Thursday, August 17, 2006


Making the point, originally uploaded by Bill Liao.

It is always interestign when two peopel coem together and find a mutual purpose.

Thanks to Nancey Miller for the insighful document below

What is a one-line description of NetWeaving?

NetWeaving is a Golden Rule and ‘Pay it Forward’ form of networking which is all about helping connect people and providing ‘no-strings-attached’ resources…simply with the belief that, ‘what goes around, does come back around’.

What are the 2 key differences between networking and NetWeaving?

With traditional networking, most persons are only listening with one pair of ears and one set of antennae to determine if someone is a current or future prospect for what they have to offer, or to see if this person can help them. It’s only when they determine this is the case that they decide to try and build a relationship.

With NetWeaving, persons are carefully listening and tuned in with a 2nd pair of ears and a 2nd set of antennae to determine if this person is someone whom they’d like to get to know better… regardless of their business or industry. Do they seem to be a ‘giver’ and not just a ‘taker’? So the first difference is that NetWeaving discussions get below the superficial level and focus on the other person rather than on yourself.

The 2nd difference is that NetWeaving provides specific ways to follow up and follow through whereas most networking never turns into a relationship, mainly because no one follows up.

What’s the difference between ‘Follow Up’ and ‘Follow Through’?

Follow up refers to the time frame in which you do follow-up – an email or note saying how much you enjoyed meeting in person, and/or suggesting that the two of you get together soon. And, you do make a follow-up call to see about scheduling such a one-on-one meeting.

Follow through refers to the ‘quality’ and the ‘creativity’ which you show between the time you meet and when you do get together, Sending an article with some points highlighted which you thought would be of value to the other person is an example of this.

What are the 3 skill sets to NetWeaving?

Learning to be a connector of others with THEIR Needs, Problems, and Opportunities in mind rather than just our own.
Learning how to ‘position’ yourself as a ‘no-strings-attached’ resource provider for others.
Learning how to constantly be on the lookout for persons who are ‘exceptional’ at what they do and when you do, you find a way to stay in touch and over time, add him or her to your Trusted Resource Network.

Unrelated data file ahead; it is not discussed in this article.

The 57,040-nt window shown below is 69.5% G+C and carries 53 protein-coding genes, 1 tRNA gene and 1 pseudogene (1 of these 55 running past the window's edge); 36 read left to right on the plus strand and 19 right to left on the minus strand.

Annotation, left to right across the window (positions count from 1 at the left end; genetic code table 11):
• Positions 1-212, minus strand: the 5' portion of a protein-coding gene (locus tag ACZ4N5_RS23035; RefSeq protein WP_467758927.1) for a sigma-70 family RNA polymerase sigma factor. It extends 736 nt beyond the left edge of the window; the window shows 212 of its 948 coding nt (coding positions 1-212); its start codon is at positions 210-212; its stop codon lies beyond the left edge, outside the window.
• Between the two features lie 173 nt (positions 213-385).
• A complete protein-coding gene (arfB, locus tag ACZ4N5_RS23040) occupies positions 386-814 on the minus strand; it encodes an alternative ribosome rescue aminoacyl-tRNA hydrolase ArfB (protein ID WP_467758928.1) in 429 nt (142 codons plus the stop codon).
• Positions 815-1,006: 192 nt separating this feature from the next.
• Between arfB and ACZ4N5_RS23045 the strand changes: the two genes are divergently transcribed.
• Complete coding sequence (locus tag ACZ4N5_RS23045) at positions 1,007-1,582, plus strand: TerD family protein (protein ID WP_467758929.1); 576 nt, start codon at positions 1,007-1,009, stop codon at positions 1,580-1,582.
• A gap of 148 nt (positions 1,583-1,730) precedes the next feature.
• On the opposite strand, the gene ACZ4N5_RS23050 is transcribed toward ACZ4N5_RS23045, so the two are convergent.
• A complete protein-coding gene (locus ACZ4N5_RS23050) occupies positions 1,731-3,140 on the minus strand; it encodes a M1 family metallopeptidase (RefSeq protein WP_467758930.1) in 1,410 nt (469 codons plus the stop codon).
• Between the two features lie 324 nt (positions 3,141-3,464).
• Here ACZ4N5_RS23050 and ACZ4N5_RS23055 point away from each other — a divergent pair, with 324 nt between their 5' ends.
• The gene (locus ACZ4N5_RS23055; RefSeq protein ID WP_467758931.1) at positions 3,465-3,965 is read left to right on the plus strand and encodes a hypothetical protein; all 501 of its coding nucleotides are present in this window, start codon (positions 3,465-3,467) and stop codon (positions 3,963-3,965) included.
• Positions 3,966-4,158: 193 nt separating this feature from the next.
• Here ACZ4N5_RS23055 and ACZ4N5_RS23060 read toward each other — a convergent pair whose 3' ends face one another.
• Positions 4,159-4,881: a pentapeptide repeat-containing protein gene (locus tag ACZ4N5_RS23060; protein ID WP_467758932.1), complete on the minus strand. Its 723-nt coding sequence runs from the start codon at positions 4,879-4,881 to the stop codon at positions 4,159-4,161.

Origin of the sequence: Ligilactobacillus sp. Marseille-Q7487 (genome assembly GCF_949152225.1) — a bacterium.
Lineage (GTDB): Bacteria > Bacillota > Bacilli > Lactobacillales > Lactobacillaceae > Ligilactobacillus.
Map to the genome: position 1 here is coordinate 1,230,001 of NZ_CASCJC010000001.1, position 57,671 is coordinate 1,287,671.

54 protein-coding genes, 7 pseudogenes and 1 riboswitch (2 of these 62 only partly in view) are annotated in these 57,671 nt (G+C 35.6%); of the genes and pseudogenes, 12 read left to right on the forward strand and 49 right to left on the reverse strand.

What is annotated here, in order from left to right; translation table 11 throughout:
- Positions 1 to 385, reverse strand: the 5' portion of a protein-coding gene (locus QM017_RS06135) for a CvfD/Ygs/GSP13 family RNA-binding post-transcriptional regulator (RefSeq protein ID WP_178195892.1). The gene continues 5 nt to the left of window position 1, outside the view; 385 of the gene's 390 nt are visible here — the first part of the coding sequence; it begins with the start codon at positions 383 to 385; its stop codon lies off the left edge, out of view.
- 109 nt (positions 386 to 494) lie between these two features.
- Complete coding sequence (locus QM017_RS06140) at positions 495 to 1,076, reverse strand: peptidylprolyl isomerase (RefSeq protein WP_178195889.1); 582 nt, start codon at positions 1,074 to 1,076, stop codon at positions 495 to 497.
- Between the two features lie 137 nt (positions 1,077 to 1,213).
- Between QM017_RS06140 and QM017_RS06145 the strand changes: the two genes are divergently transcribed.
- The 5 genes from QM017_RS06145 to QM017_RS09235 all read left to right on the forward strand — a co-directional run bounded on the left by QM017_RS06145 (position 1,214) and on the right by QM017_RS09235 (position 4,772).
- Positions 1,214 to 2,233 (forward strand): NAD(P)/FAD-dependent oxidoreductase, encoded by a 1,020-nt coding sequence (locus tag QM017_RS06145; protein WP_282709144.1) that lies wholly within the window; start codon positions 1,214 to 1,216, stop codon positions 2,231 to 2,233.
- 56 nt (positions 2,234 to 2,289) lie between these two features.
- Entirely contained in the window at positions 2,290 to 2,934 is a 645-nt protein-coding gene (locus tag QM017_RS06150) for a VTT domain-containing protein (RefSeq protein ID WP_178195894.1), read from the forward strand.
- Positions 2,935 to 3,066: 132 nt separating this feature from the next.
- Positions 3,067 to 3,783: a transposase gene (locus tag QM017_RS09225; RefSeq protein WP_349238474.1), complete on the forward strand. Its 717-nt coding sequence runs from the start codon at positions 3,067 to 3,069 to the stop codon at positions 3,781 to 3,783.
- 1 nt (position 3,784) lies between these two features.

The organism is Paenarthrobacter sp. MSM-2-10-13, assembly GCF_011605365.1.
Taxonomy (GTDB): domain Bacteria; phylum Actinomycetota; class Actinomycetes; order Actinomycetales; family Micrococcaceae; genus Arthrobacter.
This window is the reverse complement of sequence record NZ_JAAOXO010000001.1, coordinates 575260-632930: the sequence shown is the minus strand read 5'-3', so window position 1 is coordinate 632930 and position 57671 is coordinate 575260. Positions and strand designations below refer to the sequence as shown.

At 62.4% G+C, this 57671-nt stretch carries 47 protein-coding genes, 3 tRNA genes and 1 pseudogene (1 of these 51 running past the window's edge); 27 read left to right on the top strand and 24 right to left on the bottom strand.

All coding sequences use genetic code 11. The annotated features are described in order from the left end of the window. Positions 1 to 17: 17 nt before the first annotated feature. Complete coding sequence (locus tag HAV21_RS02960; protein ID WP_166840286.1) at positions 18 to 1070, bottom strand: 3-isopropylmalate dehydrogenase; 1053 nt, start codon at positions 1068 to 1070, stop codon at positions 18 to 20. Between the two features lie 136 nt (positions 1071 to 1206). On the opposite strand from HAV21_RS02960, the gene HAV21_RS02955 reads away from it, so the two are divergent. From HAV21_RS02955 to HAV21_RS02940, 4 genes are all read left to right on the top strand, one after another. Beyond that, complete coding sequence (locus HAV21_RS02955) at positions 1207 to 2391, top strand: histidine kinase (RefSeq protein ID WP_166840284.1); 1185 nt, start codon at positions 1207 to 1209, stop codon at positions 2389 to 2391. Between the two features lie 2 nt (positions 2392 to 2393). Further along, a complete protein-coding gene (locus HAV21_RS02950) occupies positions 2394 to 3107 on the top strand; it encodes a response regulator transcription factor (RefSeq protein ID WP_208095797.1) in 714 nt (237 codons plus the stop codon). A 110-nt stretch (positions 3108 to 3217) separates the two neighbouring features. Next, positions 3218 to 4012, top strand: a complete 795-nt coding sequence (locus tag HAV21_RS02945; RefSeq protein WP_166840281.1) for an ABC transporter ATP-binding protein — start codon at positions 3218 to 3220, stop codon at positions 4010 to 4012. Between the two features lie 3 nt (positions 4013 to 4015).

In addition to the ‘networking’ questions you typically have on your mind as you are talking with someone (i.e. ‘Can you help me?’ ‘Are you a current or future prospect for what I have to offer?’), what are 3 additional questions NetWeavers learn to ask themselves?

‘Is there someone I know who would benefit meeting or knowing this person?’
‘Could this person provide information or resources to someone else I know?’
‘Has this person impressed me so much, I need to get to know him or her better, and assuming over time, they continue to do so, add him or her to my Trusted Resource Network.’

What is the Pyramid of Relationship-Building and what is meant by the term, ‘Meaningful Dialogue’ and why is it one of the real keys to establishing and maintaining relationships?

The Pyramid of Relationship-Building helps explain how relationships are established from the point at which you first meet someone… to the pinnacle of relationship-building – establishing and maintaining Trust.

Perhaps the most important step for a NetWeaver to learn is how to show initiative and courage by elevating a conversation from the ‘small talk’ stage to ‘meaningful dialogue’ by posing a thought-provoking question.

What is the NetWeaving 5-step Process and how is the 5th step associated with a movie by the same name?

Step 1 – You meet someone and you have a good first conversation and determine this is someone you’d like to get to know better. You make notes on the back of his or her business card, noting a couple of the things she or he said which were meaningful to you.

Step 2 – You follow up with an email – same day or next day – mentioning a couple of the points you noted, and suggesting that you’d like to get together within the next week or so for breakfast, lunch, or a cup of coffee, to get to know him or her better.

Step 3 – You have the one-on-one meeting and assuming you continue to feel good about the person and want the relationship to continue growing, YOU suggest someone or someone(s) of whom you have thought who you believe would benefit meeting your new friend, and you volunteer to ‘host’ a meeting. In most cases, the other person will reciprocate and suggest one or more persons whom they believe would also benefit by meeting you.

Step 4 – You ‘host’ a meeting to introduce the other person. You give a little overview of the NetWeaving concept watch as they find friends or connections they discover they know in common, as well as ways they can help each other.

Step 5 – In 9 out of 10 ‘hosting’ meetings we’ve tracked, at the end of the hosting meeting, as you have mostly just sat back and observed, one or both of the people you have connected, will say, ‘This has been great, but you haven’t said much. How can we help you?’ That’s when you challenge each of them to ‘Pay it Forward’ and to ‘host’ a meeting for 2 others. Note – your new friend has already committed to doing this for you so you’re just addressing the other person you invited.

How do you set up a Virtual Hosting meeting?

It would be great if we could ‘host’ 10 ‘in-person’ meetings a week, but unless you’re in PR or your job is totally ‘rain-making’, hosting 1 or 2 ‘in-person’ meetings a week is more than enough.